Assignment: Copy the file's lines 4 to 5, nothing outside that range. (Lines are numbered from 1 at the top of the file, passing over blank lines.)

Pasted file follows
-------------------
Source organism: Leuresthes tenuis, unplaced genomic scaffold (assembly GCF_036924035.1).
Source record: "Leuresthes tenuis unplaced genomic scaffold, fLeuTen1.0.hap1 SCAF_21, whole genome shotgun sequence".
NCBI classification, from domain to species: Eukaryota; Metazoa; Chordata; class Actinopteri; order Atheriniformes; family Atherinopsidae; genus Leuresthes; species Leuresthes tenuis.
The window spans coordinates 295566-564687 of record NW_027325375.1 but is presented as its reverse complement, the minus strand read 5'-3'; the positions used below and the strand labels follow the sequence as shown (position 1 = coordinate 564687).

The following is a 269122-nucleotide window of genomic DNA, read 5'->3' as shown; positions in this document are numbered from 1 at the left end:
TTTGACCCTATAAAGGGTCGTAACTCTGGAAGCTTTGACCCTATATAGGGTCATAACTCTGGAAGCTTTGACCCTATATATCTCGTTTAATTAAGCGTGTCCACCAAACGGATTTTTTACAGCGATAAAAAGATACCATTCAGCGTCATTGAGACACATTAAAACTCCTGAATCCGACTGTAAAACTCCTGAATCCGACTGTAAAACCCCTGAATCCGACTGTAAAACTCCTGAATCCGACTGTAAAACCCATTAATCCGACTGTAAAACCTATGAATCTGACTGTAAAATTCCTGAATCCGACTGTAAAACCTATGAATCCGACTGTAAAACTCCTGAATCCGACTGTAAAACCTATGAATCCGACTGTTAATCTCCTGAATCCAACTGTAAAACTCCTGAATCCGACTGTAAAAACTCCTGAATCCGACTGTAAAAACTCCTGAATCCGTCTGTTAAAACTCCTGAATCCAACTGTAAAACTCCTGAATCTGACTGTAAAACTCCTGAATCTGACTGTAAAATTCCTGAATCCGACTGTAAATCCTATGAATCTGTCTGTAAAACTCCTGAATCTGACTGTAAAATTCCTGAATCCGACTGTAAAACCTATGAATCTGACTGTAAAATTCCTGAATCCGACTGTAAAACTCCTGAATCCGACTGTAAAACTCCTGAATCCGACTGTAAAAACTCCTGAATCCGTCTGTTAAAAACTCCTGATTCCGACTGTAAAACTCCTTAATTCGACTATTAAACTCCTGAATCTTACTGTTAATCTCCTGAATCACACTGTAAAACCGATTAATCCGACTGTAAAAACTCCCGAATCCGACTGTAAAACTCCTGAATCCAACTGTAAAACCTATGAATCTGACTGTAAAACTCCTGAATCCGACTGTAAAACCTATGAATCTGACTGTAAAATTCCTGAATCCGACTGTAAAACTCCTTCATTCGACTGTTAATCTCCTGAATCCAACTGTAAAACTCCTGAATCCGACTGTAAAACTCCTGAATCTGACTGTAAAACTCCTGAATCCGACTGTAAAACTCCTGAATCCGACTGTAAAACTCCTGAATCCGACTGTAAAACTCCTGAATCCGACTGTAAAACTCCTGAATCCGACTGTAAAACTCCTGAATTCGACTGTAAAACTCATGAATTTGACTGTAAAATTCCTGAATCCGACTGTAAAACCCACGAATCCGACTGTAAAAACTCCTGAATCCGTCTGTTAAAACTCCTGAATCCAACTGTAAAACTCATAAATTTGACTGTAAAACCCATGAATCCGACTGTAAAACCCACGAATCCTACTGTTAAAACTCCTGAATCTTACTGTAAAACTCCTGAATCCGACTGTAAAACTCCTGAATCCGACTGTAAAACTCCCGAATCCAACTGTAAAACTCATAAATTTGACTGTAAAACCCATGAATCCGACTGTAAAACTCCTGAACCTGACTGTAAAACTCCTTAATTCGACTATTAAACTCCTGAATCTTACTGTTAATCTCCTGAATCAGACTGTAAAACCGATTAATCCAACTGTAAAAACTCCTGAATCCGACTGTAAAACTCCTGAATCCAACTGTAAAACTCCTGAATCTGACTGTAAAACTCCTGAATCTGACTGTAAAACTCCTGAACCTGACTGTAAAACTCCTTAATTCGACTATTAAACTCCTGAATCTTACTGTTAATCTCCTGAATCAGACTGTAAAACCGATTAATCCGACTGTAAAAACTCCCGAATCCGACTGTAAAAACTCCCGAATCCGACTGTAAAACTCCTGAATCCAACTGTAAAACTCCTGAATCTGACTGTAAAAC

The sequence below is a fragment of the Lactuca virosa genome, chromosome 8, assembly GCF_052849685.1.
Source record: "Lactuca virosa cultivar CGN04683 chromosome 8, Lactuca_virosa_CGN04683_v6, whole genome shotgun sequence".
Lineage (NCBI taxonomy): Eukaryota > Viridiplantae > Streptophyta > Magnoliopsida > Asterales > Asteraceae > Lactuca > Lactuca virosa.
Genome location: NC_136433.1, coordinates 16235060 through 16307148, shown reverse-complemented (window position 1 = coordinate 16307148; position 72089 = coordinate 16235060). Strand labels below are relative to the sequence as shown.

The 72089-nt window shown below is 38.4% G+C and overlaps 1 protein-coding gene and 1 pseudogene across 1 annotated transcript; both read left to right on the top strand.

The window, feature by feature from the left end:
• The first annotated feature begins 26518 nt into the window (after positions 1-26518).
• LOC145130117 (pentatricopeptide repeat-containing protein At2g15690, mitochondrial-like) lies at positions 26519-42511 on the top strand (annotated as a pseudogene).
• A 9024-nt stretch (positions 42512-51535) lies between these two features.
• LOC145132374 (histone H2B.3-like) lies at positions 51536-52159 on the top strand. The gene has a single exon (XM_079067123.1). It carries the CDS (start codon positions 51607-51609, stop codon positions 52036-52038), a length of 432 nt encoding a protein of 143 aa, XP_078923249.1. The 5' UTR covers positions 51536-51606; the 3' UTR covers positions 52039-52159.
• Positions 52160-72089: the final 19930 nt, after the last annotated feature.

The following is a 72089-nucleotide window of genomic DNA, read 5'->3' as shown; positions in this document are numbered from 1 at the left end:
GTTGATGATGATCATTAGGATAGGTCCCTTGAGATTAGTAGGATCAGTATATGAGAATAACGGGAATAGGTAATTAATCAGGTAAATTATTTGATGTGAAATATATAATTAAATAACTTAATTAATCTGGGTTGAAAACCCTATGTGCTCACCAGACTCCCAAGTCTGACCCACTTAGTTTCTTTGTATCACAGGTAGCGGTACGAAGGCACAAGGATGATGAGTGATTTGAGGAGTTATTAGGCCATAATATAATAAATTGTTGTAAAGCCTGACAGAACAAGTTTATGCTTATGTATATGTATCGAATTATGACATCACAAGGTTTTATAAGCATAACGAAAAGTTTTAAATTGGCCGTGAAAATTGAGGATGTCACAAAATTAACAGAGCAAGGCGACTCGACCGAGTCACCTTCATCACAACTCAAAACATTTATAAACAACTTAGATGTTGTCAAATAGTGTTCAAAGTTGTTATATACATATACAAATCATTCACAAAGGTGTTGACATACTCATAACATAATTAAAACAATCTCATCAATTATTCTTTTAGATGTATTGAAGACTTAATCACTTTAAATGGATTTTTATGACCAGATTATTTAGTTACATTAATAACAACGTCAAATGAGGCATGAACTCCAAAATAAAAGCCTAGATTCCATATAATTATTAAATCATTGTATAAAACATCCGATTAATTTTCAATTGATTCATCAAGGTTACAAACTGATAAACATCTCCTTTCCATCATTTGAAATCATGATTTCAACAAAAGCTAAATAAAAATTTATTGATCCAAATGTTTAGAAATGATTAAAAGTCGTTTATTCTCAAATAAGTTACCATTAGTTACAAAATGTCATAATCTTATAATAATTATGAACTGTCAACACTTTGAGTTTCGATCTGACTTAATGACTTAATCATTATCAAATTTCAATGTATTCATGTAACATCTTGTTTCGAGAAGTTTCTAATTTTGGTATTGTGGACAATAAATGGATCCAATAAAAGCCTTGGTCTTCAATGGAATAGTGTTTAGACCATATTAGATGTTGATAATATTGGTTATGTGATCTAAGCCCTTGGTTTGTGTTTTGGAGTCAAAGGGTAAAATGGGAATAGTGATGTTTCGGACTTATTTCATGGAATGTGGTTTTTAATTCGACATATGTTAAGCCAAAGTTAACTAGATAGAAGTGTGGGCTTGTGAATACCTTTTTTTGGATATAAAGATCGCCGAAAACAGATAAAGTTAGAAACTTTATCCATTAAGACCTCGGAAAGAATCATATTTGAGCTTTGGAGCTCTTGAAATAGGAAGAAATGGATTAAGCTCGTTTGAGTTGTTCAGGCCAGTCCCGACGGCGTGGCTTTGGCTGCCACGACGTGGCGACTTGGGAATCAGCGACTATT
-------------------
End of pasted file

The window spans coordinates 295566-564687 of record NW_027325375.1 but is presented as its reverse complement, the minus strand read 5'-3'; the positions used below and the strand labels follow the sequence as shown (position 1 = coordinate 564687).

The following is a 269122-nucleotide window of genomic DNA, read 5'->3' as shown; positions in this document are numbered from 1 at the left end: